In the end, I didn't write this post with the intent of discrediting the fight for marriage equality or of National Freedom to Marry Day. I didn't write it to shock you or to make you jealous, but rather to shine light on the issue of marriage in general and how we view our relationships (gay or straight). Maybe it is time we redefine what relationships can be or should look like. In the last few weeks I've seen a few articles written about gay men in open relationships and the studies have been showing interesting and positive effects. I'm just so lucky I found someone who has been willing to reinvent the wheel. I know some people will read this and not agree or think less of me or my relationship, but that's okay. I don't need your approval. I have all I need here in this ring on my right hand. 

-Stephen (Wide Open) 

3 comments:

  1. I respect you and Dustin for how you seem to keep a handle on your emotions in an open relationship. I personally couldn't do that. The power of jealousy has too much of a grip on me.

    Amanda

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  2. I think all relationships are reinventing the wheel. And that everyone who's in one should be given the opportunity to tinker in peace.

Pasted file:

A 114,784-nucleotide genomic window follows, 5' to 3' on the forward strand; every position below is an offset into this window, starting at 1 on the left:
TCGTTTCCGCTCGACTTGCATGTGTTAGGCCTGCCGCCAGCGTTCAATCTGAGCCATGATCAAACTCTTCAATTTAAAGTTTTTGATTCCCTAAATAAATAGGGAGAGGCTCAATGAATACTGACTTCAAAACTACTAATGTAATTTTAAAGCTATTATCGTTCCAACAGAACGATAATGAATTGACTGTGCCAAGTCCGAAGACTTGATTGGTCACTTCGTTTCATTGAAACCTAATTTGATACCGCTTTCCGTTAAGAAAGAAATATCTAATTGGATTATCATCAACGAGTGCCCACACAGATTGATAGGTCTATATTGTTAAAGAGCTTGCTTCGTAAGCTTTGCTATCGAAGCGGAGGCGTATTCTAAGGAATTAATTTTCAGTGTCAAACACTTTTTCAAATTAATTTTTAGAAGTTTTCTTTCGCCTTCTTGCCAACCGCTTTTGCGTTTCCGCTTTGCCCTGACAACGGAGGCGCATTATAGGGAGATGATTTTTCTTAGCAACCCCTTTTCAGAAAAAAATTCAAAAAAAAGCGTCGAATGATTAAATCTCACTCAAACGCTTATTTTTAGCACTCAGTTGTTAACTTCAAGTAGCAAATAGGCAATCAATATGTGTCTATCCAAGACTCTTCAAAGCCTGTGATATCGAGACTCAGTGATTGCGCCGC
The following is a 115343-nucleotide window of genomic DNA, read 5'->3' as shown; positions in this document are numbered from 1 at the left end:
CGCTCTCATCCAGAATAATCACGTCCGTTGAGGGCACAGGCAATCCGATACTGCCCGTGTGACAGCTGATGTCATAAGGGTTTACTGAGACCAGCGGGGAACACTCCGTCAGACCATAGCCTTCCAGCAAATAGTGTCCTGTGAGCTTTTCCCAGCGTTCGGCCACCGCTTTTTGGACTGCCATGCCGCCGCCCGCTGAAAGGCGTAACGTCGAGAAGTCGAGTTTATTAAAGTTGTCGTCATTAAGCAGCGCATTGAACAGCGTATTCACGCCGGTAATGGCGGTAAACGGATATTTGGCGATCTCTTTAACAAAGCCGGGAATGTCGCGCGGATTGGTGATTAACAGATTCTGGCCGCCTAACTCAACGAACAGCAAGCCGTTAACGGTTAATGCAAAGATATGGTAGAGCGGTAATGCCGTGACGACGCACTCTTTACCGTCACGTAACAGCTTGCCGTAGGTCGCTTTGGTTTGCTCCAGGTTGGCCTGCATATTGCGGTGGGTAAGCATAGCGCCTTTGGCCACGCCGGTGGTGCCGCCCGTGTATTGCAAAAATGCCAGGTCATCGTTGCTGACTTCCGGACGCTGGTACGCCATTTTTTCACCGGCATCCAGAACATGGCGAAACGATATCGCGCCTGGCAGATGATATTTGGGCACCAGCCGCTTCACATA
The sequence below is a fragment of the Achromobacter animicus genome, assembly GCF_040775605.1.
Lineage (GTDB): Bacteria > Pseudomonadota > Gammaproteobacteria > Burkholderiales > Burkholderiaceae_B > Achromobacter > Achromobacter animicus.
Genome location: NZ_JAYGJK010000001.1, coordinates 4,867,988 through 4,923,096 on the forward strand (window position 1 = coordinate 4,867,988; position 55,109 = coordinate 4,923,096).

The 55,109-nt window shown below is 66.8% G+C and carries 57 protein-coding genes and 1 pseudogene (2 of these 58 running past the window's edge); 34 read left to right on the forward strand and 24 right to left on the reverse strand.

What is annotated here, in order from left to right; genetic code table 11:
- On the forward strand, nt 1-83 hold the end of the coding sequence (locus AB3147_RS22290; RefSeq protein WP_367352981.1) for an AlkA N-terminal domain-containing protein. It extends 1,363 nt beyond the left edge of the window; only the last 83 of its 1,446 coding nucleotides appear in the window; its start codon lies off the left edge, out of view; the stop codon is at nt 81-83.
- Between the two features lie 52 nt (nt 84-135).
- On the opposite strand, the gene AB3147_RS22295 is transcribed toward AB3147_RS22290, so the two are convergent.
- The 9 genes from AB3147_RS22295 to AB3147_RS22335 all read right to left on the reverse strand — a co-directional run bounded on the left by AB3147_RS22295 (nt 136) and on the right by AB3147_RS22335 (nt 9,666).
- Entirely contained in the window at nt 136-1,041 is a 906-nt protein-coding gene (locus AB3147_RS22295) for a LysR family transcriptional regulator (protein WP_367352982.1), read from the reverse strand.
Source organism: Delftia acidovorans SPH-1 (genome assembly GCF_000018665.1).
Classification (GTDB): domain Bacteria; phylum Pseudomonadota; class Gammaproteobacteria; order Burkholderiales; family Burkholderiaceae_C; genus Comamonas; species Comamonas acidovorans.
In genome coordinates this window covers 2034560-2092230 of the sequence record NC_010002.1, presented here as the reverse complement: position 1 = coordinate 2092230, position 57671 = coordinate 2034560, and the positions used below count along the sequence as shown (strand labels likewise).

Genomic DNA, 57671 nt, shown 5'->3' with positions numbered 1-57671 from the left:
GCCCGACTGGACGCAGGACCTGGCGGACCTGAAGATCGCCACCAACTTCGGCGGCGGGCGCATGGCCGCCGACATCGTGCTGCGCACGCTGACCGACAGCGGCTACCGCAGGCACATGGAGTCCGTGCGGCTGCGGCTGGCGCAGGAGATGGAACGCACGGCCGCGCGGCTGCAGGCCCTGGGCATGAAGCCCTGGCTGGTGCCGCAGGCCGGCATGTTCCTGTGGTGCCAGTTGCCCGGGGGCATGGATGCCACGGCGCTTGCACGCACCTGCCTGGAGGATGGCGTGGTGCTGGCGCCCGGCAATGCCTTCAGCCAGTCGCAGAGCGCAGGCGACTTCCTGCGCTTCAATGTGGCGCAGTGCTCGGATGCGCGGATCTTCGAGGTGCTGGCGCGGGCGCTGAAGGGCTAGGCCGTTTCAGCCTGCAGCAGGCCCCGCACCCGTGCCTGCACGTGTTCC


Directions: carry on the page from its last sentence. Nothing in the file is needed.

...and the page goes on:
I have serious doubts on whether or not I'll ever want to get married, not because I'm not in a committed relationship, but because I feel it ought to be ours - and not my family's, society's or the government's - to define.

    As a fellow Hanover alum, who spent many, many hours on those weddings in your wake, it's really comforting to know that I'm not the only one who feels that way. Thank you.

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  3. One of the things that I love about you and love about our developing friendship is that we represent not only different styles of poetry but different ends of the "gay relationship" spectrum, since Chris and I are monogamous. I dig that you are who you are, and that you are living your own truth - and really - finding and living your own truth - that's what it's all about, right? 50 years from now, let's meet on some front porch somewhere, sit in rocking chairs, and talk about what color hankies the guys in the nursing home wear (while our honeys sing our praises to each other - because I've got a feeling both of our relationships are gonna make it the distance!).